South West Museum Development (SWMD) are a team of industry professionals hosted by Bristol City Council and funded by Arts Council England and over 20 Local Authorities across the South West of England.

Each year, they use their expertise in audience and museum operational data to run an Annual Museum Survey across England, involving over 1,000 museums from nine museum development regions.

The survey digs into core data on workforce, finance, audiences and insights related to the size, locality and governance of the museum regionally and nationally. It’s a massive undertaking that helps to understand the social and economic value of museums in England.

The results also help museums benchmark their work, advocate for their purpose and find areas for improvement. It’s important work that goes a long way towards keeping museums open for us all to enjoy. 

Never one to rest on their laurels, the team at SWMD wanted to get even more from the annual survey and the insights it generates. We were more than happy to help.

Our role

●      Quantitative research and analysis

●      Qualitative research and analysis

●      Survey design

●      Reporting

Why PS Research?

South West Museum Development are brilliant at what they do. They have sector knowledge and a strong survey process. The Annual Museum Survey is well established, with good response rates and high engagement every year.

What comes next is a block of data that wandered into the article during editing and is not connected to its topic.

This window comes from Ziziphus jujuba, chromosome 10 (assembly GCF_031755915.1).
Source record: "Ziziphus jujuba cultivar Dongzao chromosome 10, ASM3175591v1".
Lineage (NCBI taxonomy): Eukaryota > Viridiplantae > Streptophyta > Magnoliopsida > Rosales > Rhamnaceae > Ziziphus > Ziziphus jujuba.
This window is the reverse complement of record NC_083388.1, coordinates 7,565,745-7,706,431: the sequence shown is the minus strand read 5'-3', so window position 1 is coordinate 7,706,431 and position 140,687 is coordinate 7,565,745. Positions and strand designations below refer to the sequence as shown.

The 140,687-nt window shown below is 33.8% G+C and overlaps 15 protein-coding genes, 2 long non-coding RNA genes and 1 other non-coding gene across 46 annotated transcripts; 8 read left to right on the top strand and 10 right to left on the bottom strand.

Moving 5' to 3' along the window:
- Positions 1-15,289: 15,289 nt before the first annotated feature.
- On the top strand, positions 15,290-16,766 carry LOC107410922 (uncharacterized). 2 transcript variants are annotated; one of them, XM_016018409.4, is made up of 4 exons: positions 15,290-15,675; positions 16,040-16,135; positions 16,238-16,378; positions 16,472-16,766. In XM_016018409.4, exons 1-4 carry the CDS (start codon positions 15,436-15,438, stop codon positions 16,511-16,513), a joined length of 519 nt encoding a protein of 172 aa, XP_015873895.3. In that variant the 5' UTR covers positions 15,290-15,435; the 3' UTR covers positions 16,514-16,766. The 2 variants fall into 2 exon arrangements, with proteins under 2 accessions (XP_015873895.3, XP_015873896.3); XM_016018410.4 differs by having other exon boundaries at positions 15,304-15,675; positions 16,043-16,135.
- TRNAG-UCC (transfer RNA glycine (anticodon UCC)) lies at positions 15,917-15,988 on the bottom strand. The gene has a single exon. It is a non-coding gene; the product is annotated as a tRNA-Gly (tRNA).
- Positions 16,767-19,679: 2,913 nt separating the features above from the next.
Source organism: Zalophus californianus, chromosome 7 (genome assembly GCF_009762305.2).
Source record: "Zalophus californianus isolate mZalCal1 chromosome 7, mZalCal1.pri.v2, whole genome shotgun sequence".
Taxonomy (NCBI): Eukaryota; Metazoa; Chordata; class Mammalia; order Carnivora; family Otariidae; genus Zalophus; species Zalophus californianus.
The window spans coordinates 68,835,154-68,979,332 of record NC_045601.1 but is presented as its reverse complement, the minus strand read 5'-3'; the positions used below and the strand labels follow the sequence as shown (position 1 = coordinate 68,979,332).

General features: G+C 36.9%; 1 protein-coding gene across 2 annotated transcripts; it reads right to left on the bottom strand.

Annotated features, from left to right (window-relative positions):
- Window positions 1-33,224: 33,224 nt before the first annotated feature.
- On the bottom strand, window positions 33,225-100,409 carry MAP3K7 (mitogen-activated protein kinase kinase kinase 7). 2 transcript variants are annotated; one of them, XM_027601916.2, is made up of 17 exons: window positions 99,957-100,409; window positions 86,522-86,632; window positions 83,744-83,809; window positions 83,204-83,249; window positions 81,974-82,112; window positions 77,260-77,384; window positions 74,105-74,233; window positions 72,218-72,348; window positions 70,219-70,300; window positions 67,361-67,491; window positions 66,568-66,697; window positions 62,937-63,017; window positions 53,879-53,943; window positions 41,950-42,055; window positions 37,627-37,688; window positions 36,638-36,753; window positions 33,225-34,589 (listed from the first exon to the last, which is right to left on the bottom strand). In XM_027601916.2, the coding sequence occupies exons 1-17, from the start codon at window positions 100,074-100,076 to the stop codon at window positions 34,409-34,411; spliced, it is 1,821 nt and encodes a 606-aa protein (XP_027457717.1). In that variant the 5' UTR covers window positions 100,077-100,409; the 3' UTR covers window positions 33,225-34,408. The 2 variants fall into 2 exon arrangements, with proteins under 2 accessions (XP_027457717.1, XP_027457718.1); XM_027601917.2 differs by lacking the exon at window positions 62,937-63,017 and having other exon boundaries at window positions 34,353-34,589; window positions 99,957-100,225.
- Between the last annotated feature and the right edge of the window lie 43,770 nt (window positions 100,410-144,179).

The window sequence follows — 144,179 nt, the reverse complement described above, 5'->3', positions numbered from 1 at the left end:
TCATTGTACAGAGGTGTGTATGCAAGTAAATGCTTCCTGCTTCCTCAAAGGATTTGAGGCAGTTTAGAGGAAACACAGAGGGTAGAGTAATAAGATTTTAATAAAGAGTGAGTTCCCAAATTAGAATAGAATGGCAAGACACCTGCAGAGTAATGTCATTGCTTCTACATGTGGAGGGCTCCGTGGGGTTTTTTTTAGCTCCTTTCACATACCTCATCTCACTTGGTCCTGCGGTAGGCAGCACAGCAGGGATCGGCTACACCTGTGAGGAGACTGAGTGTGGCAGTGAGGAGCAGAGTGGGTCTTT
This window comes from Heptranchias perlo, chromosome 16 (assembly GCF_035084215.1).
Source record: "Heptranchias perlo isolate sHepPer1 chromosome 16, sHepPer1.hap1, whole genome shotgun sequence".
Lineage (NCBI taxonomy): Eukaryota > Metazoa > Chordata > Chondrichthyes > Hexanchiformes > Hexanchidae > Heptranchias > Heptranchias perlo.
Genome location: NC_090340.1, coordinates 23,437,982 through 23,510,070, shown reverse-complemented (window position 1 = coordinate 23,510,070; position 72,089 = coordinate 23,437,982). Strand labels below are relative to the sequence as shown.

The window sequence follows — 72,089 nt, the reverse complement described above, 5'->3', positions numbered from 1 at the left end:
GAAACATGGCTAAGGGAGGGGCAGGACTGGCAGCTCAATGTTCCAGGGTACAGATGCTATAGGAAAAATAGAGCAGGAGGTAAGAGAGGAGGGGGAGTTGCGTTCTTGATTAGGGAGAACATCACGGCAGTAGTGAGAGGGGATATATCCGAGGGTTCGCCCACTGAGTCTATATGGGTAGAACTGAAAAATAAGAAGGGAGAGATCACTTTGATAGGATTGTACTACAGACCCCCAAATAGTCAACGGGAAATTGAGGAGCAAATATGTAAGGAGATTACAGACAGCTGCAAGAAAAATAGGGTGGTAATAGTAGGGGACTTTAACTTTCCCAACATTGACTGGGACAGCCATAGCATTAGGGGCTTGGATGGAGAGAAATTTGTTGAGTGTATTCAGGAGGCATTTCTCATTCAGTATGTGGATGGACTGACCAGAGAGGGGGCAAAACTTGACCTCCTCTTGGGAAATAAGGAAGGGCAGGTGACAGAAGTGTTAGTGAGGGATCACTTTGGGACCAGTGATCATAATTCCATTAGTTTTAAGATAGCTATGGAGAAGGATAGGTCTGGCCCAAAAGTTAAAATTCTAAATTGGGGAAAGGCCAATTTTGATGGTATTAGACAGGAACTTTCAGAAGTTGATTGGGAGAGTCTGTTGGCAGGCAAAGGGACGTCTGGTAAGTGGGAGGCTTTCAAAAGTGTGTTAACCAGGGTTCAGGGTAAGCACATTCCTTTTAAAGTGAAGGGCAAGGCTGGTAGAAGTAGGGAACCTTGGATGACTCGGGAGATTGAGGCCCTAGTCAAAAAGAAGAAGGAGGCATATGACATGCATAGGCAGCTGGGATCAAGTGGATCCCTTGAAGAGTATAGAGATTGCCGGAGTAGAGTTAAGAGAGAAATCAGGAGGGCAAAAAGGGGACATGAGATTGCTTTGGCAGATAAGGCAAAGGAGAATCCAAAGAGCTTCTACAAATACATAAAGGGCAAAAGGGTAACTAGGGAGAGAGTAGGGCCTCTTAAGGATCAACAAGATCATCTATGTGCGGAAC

So why call upon a couple of northern researchers?

Because it helps to add specialist skills and a fresh perspective.

Based on previous work Adam had done during an Arts Council England review of the Annual Museum Survey, SWMD recognised that PS Research could bring analysis expertise and access to industry software to add value to value.

They also understood that as a company of two, we could become an extension of the team. And they made us feel exactly that, involving us in weekly meetings and staying in regular contact. To our end, we made sure we were always available whenever needed, over Zoom or Teams and at the other end of the phone. 

When you’re embedded in the project, you become invested in the outcome. We’re proud to have played a part in making the last few Annual Museum Surveys the best they can be.

It’s all in the details

For a survey to produce reliable results and make a difference, you need a solid sample to work with.

We work closely with the team’s programme manager and research assistant on the methodology (the what, why and how) and sampling (the who) to make sure the small details are right to achieve this.

This helps give an accurate picture of the museum and heritage sector’s visitor numbers, workforce, volunteers and more, including area-based information such as levels of deprivation. 

In the most recent completed survey in 2021, these details extended to deciding the best approach for understanding the impact of the pandemic — how it affected staff, finances, opening hours, visitor numbers, digital experience and more. 

Image of an infographic about the impact of the pandemic

Getting this right is important for advocating funding and government investment, but also to help museums see how they compare against regional and national benchmarks. 

Asking the right questions, in the right way

Sometimes, it’s not what you say, it’s how you say it.

The team has the survey process down, so getting people to engage in the Annual Museum Survey isn’t a problem.

One of the ways we could help was working with them to look at how survey design could be even stronger, whether it was coming up with ways to restructure questions or capture data in a different way.